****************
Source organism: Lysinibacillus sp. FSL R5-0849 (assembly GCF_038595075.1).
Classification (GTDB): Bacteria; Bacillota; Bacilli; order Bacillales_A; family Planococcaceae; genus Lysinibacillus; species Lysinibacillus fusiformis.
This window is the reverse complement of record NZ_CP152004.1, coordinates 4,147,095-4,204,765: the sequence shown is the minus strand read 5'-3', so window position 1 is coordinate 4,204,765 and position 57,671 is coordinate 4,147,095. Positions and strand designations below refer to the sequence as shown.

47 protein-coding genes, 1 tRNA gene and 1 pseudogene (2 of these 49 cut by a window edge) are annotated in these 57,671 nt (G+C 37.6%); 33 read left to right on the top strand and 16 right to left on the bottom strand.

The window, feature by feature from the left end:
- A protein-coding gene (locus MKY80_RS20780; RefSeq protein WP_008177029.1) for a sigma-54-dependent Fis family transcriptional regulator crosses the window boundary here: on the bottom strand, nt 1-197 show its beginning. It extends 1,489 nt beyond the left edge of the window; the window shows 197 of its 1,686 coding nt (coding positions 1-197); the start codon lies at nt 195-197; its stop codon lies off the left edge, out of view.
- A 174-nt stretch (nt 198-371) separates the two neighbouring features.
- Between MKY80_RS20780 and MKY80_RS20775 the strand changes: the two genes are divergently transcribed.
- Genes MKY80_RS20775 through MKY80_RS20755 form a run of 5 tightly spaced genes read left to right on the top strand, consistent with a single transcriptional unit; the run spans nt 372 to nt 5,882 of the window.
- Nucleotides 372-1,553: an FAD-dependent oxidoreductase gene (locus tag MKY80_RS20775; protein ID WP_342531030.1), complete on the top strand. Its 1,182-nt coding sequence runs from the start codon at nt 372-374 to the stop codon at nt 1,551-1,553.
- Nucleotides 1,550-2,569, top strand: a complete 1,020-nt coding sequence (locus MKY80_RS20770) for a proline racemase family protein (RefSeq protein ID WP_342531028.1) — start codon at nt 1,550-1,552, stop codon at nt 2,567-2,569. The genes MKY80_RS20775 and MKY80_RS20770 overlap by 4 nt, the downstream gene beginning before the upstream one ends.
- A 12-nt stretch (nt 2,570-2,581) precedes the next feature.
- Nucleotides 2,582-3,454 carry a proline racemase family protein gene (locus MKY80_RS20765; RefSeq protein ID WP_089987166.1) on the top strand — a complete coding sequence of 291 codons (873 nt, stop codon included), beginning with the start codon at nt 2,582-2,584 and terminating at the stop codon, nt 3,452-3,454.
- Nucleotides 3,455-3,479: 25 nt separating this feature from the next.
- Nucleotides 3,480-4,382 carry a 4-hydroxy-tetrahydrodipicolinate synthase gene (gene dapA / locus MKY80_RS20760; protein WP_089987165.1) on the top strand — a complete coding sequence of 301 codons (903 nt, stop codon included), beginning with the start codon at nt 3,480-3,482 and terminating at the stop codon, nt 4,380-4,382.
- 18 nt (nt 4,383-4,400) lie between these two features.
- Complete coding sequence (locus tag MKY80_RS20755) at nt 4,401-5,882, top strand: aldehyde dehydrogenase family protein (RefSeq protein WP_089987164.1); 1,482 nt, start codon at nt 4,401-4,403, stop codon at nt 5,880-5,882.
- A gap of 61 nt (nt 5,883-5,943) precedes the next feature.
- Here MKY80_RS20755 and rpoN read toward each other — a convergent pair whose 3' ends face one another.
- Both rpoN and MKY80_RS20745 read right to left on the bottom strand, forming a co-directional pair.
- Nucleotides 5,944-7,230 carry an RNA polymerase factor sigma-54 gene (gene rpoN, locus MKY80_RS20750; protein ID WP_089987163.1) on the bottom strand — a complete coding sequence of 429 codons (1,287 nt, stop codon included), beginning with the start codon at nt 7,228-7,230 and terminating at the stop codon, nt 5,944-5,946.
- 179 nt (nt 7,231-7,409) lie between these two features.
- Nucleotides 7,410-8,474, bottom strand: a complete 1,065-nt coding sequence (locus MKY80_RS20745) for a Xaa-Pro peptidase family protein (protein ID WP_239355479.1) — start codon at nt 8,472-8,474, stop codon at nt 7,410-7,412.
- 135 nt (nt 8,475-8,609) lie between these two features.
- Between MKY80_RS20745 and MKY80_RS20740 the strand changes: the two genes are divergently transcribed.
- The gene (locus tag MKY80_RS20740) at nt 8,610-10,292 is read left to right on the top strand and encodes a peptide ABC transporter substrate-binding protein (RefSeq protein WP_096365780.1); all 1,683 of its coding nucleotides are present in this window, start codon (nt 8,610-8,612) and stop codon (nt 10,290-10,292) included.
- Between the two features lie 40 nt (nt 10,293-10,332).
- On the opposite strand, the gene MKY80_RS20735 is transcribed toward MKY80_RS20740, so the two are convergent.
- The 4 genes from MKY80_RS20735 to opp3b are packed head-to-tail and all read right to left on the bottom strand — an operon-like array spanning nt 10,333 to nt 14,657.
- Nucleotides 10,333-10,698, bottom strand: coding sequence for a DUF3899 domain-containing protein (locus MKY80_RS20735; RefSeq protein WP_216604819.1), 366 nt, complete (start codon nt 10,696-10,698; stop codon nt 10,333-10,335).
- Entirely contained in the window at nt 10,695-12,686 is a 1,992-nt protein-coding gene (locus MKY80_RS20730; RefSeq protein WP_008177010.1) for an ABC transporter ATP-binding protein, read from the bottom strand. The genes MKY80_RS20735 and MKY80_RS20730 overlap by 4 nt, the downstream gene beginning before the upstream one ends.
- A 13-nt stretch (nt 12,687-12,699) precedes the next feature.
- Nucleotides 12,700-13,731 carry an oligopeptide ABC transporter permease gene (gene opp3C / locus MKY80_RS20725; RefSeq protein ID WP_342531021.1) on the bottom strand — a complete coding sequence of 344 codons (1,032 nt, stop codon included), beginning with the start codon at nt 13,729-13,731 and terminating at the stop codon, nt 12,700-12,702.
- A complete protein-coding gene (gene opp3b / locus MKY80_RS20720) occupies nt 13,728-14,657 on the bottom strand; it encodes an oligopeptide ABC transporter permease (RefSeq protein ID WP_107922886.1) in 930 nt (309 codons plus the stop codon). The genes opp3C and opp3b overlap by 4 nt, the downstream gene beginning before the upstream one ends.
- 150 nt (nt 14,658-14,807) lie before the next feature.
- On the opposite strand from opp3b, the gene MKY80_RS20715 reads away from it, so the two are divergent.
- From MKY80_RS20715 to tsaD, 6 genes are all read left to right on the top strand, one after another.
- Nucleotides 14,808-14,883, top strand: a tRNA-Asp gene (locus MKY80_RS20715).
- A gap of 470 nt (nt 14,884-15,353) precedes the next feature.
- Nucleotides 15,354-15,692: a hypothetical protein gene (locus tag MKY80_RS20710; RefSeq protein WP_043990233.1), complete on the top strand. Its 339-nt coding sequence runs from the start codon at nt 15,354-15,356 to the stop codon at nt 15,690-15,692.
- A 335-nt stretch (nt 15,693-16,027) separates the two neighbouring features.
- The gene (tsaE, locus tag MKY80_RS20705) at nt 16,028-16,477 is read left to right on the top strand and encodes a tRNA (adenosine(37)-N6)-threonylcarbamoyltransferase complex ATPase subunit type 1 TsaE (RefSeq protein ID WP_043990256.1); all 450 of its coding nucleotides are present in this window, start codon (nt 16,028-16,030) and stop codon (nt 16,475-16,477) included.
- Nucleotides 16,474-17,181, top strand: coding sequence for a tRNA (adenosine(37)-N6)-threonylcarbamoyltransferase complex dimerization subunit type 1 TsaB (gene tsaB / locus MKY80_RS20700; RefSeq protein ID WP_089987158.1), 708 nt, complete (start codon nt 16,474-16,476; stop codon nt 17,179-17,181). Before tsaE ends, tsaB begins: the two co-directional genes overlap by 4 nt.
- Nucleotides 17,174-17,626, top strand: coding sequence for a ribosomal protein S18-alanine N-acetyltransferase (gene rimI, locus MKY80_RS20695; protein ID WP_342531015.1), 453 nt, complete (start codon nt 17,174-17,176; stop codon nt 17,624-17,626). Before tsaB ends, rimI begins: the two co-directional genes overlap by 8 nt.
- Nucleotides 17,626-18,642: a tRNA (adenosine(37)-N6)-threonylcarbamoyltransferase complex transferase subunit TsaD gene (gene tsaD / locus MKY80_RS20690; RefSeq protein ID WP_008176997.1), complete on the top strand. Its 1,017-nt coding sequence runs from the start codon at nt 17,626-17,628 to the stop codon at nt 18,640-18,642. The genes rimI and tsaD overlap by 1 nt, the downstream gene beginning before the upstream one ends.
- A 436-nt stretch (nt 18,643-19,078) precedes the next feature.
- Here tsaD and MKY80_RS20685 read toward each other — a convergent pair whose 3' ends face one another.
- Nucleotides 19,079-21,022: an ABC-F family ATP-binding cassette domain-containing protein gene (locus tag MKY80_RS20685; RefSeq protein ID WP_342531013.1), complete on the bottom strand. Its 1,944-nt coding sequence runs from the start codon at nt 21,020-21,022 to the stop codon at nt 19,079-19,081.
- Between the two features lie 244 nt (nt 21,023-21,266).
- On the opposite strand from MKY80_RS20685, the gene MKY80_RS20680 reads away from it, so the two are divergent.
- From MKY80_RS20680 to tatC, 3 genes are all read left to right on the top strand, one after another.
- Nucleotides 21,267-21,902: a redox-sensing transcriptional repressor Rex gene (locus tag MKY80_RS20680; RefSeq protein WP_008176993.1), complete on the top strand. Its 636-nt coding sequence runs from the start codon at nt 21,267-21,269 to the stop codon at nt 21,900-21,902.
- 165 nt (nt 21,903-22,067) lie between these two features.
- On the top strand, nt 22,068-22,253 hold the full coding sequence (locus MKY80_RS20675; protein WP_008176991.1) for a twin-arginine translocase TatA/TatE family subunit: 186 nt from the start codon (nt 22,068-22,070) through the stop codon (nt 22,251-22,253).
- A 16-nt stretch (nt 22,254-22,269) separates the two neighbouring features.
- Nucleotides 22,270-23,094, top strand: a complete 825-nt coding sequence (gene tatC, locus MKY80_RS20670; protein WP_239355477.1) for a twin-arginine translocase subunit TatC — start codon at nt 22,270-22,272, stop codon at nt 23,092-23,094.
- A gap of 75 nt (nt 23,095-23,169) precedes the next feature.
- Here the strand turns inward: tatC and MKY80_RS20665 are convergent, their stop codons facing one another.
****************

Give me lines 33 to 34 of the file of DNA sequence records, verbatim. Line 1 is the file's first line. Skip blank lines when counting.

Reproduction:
- Nucleotides 12,700-13,731 carry an oligopeptide ABC transporter permease gene (gene opp3C / locus MKY80_RS20725; RefSeq protein ID WP_342531021.1) on the bottom strand — a complete coding sequence of 344 codons (1,032 nt, stop codon included), beginning with the start codon at nt 13,729-13,731 and terminating at the stop codon, nt 12,700-12,702.
- A complete protein-coding gene (gene opp3b / locus MKY80_RS20720) occupies nt 13,728-14,657 on the bottom strand; it encodes an oligopeptide ABC transporter permease (RefSeq protein ID WP_107922886.1) in 930 nt (309 codons plus the stop codon). The genes opp3C and opp3b overlap by 4 nt, the downstream gene beginning before the upstream one ends.